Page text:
The infamous “Don’t Ask, Don’t Tell” policy of the United States military has been repealed for some time; however, it stood as the official United States policy on the military service of lesbians, gays, and bisexuals from 1994 until late 2011. Don’t Ask, Don’t Tell
, also known as “DADT”, became a hot topic not just with gay military members, but also with the entire gay community and eventually, with human rights groups and beyond.
Okay, so maybe it took 17 years to be repealed, but it’s progress; the history of the DADT
policy is one with origins that go back to 1950 and President Harry Truman. That’s when he signed the Uniform Code of Military Justice – a crummy set of discharge rules for homosexual service members.
Fast forward thirty-two years later, and zero progress had been made. In 1982, President Reagan released a defense directive that stated “homosexuality is incompatible with military service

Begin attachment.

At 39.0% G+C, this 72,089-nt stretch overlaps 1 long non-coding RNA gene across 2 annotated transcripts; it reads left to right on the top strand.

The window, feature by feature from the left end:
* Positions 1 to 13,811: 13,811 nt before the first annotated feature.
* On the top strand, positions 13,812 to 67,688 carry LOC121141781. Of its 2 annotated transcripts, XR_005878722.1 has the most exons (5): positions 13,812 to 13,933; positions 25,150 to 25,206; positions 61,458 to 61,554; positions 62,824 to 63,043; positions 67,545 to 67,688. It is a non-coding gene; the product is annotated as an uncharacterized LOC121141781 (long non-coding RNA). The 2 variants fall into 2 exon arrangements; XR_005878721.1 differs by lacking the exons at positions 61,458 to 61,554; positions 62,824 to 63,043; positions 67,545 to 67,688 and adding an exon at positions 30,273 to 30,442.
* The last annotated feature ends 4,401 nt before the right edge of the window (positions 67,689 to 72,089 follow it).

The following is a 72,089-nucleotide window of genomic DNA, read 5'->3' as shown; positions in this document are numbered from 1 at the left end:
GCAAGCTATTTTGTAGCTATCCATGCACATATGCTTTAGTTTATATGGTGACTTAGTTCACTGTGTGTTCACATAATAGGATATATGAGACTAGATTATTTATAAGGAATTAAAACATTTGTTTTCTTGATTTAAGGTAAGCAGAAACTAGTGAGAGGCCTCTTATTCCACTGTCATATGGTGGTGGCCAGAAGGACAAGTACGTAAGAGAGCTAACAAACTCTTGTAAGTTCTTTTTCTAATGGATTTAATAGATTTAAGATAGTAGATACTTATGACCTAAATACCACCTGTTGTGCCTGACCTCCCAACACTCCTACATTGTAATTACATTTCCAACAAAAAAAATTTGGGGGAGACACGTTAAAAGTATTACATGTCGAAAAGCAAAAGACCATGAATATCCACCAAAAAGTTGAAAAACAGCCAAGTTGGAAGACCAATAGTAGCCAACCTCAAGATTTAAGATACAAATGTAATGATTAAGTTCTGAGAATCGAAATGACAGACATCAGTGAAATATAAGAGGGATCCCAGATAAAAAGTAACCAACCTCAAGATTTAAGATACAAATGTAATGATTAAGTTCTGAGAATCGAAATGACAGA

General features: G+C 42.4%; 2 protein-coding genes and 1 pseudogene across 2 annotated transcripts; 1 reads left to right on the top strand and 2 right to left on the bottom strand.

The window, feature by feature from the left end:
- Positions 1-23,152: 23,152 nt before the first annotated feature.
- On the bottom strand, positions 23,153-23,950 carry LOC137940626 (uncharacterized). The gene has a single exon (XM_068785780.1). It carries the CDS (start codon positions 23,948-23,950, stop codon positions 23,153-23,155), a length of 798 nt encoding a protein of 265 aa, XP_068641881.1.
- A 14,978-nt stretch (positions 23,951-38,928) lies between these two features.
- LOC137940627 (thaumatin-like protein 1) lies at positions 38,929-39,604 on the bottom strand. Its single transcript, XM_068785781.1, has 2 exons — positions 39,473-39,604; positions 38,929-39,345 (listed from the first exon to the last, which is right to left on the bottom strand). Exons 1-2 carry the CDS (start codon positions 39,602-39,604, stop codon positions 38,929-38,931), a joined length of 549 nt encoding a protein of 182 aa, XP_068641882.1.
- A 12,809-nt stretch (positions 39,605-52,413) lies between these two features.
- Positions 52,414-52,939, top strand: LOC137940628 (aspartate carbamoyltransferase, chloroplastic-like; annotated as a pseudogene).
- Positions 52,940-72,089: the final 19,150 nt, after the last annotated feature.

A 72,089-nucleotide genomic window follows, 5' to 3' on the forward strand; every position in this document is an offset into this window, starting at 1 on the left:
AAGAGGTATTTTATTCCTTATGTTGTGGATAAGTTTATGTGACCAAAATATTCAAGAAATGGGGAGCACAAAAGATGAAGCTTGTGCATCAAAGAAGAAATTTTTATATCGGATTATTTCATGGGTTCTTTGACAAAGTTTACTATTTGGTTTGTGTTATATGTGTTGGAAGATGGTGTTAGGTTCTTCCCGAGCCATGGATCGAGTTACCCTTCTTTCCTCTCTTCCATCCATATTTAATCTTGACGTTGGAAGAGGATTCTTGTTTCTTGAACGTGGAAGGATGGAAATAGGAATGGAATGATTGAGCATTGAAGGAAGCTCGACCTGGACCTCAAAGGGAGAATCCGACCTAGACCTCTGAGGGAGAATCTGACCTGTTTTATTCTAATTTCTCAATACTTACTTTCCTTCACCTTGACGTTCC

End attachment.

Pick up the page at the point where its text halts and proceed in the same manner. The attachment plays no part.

” and those who were homosexual or bisexual, or those who engaged in such activities, were discharged.
During the 1992 Presidential Campaign, Bill Clinton campaigned on the promise to lift the ban on gays serving in the military, but at the end of 1993 all he could come up with was a compromise: The Don’t Ask Don’t Tell
” policy, as it came to be known. This directive stated that applicants shouldn’t be asked about their sexual orientation.
In 2003, Clinton called for an end to DADT, but in 2006 the ban was upheld by the Supreme Court; it was also upheld in federal courts five times. Two years later, Barack Obama promises a full repeal, but it took until December 18, 2010 for the Senate to finally vote for a repeal.
Want to learn more about the dicey timeline following the Don’t Ask Don’t Tell
policy? We’ve got the scoop on it all, right here – browse all kinds of awesome articles on it below!